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Regents intend to study chancellor compensation

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SEPTEMBER 14, 2011

As the university struggles with tough economic times, the UC Board of Regents met Wednesday to discuss studying recruitment of top administrators at the same time as lower-paid workers asserted that their current wages put them in poverty.

The board detailed its intention to pursue a systemwide study of chancellor compensation in comparison to potentially more lucrative offers from comparable institutions. But earlier in the meeting, UC employees voiced concerns over their own pay while the board considered the potential increases for chancellors in the future.

“The University of California is one of the most prestigious institutions in the world, yet its employees rely on public funds to make ends meet,” said Senator Leland Yee, D-San Francisco, at the meeting, echoing the concerns of more than a dozen UC employees who spoke.

After UC President Mark Yudof and board Chair Sherry Lansing acknowledged the employees’ concerns, discussion turned to achieving a better understanding of compensation practices for campus chancellors relative to pay for similar positions at comparable institutions.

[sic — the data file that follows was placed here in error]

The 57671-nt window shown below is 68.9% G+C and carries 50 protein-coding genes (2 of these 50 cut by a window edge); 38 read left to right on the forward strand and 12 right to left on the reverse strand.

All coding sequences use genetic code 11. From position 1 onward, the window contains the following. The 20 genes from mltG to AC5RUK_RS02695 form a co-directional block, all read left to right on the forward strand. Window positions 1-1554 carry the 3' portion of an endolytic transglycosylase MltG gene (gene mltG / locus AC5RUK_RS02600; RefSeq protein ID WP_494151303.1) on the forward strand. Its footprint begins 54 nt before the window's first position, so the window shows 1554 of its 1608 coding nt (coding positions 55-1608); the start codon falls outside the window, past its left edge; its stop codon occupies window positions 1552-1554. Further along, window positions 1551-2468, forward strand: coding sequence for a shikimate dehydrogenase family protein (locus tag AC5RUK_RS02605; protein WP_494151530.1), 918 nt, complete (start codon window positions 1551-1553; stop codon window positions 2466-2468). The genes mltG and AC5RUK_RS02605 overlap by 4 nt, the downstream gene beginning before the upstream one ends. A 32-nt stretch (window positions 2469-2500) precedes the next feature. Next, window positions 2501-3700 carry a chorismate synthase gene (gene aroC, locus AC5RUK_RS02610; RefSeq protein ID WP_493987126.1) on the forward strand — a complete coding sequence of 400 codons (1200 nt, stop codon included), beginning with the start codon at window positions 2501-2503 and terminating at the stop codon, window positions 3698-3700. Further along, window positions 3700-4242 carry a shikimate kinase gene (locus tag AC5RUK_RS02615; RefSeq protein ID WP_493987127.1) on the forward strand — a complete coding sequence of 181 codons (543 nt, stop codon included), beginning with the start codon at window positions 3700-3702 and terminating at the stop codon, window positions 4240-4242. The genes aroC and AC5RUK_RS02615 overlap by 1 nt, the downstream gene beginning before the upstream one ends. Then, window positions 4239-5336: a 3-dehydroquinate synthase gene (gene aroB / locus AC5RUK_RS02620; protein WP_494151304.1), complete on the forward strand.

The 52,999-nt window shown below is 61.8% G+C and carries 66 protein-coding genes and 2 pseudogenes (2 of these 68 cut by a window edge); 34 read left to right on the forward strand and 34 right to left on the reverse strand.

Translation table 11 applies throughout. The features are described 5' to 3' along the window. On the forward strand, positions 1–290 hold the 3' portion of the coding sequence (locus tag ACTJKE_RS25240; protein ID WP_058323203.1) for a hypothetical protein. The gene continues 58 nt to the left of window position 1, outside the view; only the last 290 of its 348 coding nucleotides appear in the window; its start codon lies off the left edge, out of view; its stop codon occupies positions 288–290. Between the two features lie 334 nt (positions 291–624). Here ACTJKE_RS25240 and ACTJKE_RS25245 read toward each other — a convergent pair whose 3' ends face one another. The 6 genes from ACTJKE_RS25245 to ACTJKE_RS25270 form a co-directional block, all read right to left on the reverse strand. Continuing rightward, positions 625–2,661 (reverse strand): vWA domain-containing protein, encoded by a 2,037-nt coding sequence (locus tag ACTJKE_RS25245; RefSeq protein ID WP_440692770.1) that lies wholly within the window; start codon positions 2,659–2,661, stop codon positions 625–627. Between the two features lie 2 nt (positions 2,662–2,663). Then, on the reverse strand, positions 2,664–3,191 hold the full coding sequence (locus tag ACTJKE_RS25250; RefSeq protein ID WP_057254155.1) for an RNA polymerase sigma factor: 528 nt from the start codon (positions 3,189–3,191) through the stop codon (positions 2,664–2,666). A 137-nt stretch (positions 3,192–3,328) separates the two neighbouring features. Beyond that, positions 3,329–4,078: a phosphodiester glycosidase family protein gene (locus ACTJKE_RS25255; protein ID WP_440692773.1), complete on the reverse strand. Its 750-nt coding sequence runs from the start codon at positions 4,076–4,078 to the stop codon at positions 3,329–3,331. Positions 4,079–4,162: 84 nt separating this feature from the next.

“We are here to protect the people’s money, so we ought to take a look,” said Regent George Kieffer. “Let’s see what we have to do to compete (with other universities) but to also be frugal.”

Though a similar study of executive salaries was conducted in 2008, Kieffer said that the board is “working with old information.” Several regents stated that the roles and responsibilities of chancellors have changed over time, which is not reflected in the most recent study.

Although Kieffer and systemwide Academic Senate Chair Robert Anderson said that a salary increase was not necessary to retain current chancellors, both expressed concerns that  current levels of executive compensation may hinder future recruitment efforts — a timely topic considering recent departures.

UC San Diego Chancellor Marye Anne Fox has announced her intention to step down at the close of the academic year, just months after UC Merced Chancellor Sung-Mo “Steve” Kang stepped down last June.

According to the report’s timeline, it should be finalized in 2012 and discussed in an open session at a future UC Board of Regents meeting.

Contact Jessica Rossoni at 


SEPTEMBER 14, 2011